Donna Karan has become an urban legend for building a fashion empire based on a hip New York look during the last quarter-century. Part of her success has come in continuing to channel the spirit of the city that never sleeps.
For the showing of her fall 2014 DKNY collection, Karan decided to enlist some real New Yorkers as models to showcase her streetwise looks. "You can weave your own family," a voice intoned in a video before the show kicked off with rapper Angel Haze in a crepe jumper with fringe sequin collar, faux fur vest and perforated leather jacket.
The real models added some street cred to the clothes and a more festive runway spirit.
Nearly half of the 55 looks in the collection were showcased by non-models with cool jobs — tattoo artist, jewelry designer, club host, pro skateboarder and budding entrepreneur (the co-founder of Beautified, an app to locate same-day beauty services). They added some street cred to the clothes and a more festive runway spirit, with whoops of encouragement from friends in the crowd.
The novice models were just as professional, albeit a little more real-looking and certainly more diverse. They sported dreadlocks, 'fros and dyed blue hair — looks seldom seen on Fashion Week runways — and represented a much wider spectrum of racial and ethnic groups.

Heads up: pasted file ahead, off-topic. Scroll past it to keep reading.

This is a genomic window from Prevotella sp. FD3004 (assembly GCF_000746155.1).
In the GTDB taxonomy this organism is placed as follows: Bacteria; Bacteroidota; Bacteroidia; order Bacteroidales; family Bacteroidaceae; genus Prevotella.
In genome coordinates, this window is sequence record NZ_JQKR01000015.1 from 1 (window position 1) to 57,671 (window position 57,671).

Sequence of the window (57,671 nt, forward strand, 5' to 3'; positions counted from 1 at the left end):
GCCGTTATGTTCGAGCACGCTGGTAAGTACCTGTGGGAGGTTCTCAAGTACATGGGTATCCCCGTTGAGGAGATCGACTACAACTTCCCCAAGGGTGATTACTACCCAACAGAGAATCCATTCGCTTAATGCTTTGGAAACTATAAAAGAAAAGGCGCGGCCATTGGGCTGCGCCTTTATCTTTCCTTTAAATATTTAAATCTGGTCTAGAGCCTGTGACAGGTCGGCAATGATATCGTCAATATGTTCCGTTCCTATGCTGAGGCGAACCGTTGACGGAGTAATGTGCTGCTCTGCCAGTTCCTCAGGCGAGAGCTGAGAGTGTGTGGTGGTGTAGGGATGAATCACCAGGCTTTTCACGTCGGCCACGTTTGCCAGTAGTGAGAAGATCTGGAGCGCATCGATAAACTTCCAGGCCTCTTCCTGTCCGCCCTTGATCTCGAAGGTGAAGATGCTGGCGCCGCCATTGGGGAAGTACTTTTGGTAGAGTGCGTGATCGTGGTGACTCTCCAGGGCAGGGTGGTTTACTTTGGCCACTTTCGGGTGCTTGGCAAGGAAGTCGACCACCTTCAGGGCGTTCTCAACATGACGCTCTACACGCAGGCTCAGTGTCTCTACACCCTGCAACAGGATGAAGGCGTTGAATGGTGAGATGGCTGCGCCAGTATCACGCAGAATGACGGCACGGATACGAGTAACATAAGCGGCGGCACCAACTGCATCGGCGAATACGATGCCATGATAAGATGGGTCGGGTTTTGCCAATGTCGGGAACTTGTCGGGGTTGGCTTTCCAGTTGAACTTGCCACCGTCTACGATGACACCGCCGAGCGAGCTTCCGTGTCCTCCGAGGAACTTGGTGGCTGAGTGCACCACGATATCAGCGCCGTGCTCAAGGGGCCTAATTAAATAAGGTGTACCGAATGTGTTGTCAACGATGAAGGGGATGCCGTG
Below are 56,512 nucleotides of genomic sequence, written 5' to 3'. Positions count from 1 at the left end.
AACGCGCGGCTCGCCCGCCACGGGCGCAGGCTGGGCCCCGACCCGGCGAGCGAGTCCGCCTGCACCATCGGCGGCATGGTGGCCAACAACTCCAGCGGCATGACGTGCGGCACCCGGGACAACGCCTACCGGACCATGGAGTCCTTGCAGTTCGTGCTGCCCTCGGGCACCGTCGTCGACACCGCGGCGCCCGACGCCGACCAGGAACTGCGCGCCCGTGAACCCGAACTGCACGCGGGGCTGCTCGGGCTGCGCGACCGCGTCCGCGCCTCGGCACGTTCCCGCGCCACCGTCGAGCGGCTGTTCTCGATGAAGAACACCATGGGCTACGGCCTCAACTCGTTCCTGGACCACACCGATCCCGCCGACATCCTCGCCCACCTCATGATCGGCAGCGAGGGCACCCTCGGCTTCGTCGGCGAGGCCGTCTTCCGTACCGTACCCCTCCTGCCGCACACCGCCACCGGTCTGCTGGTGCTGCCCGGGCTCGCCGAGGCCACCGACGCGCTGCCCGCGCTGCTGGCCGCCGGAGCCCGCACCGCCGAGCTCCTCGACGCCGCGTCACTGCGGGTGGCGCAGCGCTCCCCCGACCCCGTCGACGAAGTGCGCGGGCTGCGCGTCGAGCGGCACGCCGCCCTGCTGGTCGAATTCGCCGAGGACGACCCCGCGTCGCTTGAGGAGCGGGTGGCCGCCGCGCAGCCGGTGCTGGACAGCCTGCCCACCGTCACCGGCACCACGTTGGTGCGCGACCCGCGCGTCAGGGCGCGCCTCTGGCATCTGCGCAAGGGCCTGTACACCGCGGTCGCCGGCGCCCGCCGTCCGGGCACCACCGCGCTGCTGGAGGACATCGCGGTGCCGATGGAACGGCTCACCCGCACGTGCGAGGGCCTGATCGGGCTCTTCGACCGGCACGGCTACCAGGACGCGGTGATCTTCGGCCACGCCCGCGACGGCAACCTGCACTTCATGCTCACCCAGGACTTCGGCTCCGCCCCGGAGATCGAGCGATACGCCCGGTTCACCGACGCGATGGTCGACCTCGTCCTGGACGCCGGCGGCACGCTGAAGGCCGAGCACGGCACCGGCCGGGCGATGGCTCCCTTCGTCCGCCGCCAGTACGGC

The collection featured the requisite letter jackets, puffy coats and fur hoods, along with cozy striped shearling coats and tiger-print cardigans. It also had a lot of black — this is, after all, the New York look — in vinyl skirts, a lace-and-faux fur shift and sweatshirts with sequin sleeves. But toward the end, Karan slipped in houndstooth patterns in black and navy, along with pink parkas and a lace slip dress for a more dressed-up occasion.
Getting most of the attention before the show was singer Rita Ora, who caused a near stampede from eager photographers. Ora, who is the face of DKNY in ads, is currently filming Fifty of Shades of Grey, but she declined to reveal how the movie version might differ from the book. "I can't spoil it," she said.